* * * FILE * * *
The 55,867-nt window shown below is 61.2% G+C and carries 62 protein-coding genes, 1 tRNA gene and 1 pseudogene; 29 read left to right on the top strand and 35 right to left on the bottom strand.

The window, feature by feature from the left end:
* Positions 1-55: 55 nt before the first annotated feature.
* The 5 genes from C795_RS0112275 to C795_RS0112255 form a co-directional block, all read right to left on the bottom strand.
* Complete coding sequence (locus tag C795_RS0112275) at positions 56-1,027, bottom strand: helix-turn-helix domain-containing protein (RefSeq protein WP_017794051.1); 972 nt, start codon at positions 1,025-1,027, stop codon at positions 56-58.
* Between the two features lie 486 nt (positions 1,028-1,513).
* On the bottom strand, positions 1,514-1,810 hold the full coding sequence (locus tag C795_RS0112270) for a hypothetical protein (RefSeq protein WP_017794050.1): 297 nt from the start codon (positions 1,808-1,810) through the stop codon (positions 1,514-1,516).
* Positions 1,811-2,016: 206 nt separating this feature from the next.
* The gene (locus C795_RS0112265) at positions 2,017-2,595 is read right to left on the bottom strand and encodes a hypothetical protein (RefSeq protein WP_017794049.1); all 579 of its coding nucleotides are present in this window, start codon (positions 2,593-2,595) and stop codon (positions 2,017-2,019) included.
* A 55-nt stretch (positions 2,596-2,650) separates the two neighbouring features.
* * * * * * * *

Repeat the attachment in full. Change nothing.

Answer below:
The 55,867-nt window shown below is 61.2% G+C and carries 62 protein-coding genes, 1 tRNA gene and 1 pseudogene; 29 read left to right on the top strand and 35 right to left on the bottom strand.

The window, feature by feature from the left end:
* Positions 1-55: 55 nt before the first annotated feature.
* The 5 genes from C795_RS0112275 to C795_RS0112255 form a co-directional block, all read right to left on the bottom strand.
* Complete coding sequence (locus tag C795_RS0112275) at positions 56-1,027, bottom strand: helix-turn-helix domain-containing protein (RefSeq protein WP_017794051.1); 972 nt, start codon at positions 1,025-1,027, stop codon at positions 56-58.
* Between the two features lie 486 nt (positions 1,028-1,513).
* On the bottom strand, positions 1,514-1,810 hold the full coding sequence (locus tag C795_RS0112270) for a hypothetical protein (RefSeq protein WP_017794050.1): 297 nt from the start codon (positions 1,808-1,810) through the stop codon (positions 1,514-1,516).
* Positions 1,811-2,016: 206 nt separating this feature from the next.
* The gene (locus C795_RS0112265) at positions 2,017-2,595 is read right to left on the bottom strand and encodes a hypothetical protein (RefSeq protein WP_017794049.1); all 579 of its coding nucleotides are present in this window, start codon (positions 2,593-2,595) and stop codon (positions 2,017-2,019) included.
* A 55-nt stretch (positions 2,596-2,650) separates the two neighbouring features.